Bond and Currency Markets Starting to Sound Off Bearishly in Unison -- Finally
While equity markets have done little more than correct for a few days at a time up to this point, the signs from the currency and fixed income markets are starting to line up in favor of a consolidation / correction for stocks.
Before I get into my usual fixed income and currency work, I wanted to touch briefly on some economic and market internal “stuff."
Today’s weekly jobless claims and the upward revision to last week’s numbers have created two straight weeks of a rise in the 4-week moving average of claims. As you’ll notice in the graph below (which shows the 4-week average of claims with the adjusted weekly closing value of the S&P 500 (INDEXSP:.INX)), the equity markets (red line) have generally risen as the average claims (blue line) have trended lower. Two weeks does not a trend make, but if the data continues to flow in like it has the last two weeks, we may see a period of consolidation (at best) for the equity markets. By the way, for those sticklers out there, my view is that the 4-week average of claims is a coincident indicator for the market and not a leading indicator – but it is clear that the market does not tend to do well when the blue line is trending higher.
TECHNICAL TELLS FOR THE EQUITY MARKET
Here’s a quick observation on today’s (Thursday’s) action in the equity markets. I view today as being end-of-month window-dressing time and little more. The volume today is very light and is falling in line with the recent pattern of higher volume on down days and lower volume on up days. Notice that the volume on May 22 (a down day) still hasn’t been eclipsed (over the last five sessions). Even the little upswing in volume on May 28 was accompanied by what I view as a distribution candlestick where prices closed out near the session’s lows rather than the highs.
Now, onto bonds and currencies…
Treasury yields have spiked and are overbought, but should have a bit more upside before this correction is over.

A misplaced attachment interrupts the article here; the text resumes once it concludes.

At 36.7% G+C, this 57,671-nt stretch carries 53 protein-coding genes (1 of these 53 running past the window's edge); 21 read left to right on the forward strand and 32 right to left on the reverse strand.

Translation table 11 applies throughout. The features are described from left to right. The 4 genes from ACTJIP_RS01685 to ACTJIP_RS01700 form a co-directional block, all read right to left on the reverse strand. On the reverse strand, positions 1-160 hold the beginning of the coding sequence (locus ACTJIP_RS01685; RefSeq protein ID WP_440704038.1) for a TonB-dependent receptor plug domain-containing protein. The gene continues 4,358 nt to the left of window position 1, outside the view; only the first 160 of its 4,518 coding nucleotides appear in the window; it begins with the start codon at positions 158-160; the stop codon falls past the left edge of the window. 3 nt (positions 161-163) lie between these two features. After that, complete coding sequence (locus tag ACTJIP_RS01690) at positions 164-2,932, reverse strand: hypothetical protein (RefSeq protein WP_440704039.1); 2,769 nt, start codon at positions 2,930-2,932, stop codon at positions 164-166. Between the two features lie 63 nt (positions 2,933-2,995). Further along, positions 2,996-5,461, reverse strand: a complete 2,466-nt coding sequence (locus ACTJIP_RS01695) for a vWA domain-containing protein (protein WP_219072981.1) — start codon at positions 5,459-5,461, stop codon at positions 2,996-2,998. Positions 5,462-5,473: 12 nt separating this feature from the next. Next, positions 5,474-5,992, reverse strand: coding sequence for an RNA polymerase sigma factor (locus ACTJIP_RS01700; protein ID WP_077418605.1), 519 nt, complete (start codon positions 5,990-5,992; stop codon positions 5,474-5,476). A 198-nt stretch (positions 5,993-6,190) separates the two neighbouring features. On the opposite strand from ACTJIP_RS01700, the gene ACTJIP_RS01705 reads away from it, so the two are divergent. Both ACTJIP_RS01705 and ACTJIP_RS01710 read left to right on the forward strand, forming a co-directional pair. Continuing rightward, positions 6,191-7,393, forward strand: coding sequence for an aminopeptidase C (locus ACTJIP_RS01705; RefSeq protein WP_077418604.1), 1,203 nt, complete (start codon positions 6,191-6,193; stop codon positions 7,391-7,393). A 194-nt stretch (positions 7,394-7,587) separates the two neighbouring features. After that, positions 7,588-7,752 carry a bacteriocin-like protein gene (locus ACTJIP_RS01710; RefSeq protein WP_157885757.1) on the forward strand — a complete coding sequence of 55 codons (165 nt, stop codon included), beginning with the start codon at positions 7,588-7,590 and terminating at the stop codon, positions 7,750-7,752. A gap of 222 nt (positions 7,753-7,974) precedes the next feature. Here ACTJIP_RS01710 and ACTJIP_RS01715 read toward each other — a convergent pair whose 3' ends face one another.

Much ado has been made about the rise in Treasury yields over the last couple of weeks. The rise has been sharp to be sure, but the fact that it is rising is to be expected technically. Unless and until the yield on the 10-year US Treasury Note ($TNX.X) breaks and closes above 2.284%, I view this rise as nothing more than the “c” wave of an “abc” upside correction. If 2.284% is broken on a closing basis, I will absolutely be singing a different tune, though.
Junk bonds reflecting the short-term bearish turn in attitude towards risk assets.
High-yield bonds are showing a little short-term weakness currently. In fact, if the SPDR Barclays High Yield Bond ETF (NYSEARCA:JNK) closes the month out below $40.75, it will be a bearish engulfing candle (a sign of more short-term weakness to come). Based on the chart below, I feel JNK can trade all the way down to around $39.50 without creating any long-term bearish technical signals. Such a pullback would almost certainly be accompanied by a further pullback in stock prices – although it doesn’t have to by any means.
Emerging market bonds are breaking a long-term uptrend line, but may have some support below current levels.
The other key risk measure in the bond markets is the emerging markets debt sector, shown below by the iShares JPMorgan MSCI Emerging Markets ETF (NYSEARCA:EMB). Clearly, EMB has broken down below the long-term uptrend line – certainly reflective of the run away from emerging markets assets (just as we’ve seen in emerging markets equities via the iShares MSCI Emerging Markets ETF (NYSEARCA:EEM)). The bulls can still hold out hope, however, that this is all merely a corrective move to the downside in EMB as long as $115.13 (the 100% Fibonacci price projection line for the potential “abc” downside correction) holds up as support. Any break and close below that level (especially on a weekly closing basis) will spell real trouble for EMB. Overall, we can clearly say that emerging markets debt is either foreshadowing weakness in risk assets (at worst) or is at least failing to confirm the upside we’ve seen in other risk assets so far (at best).
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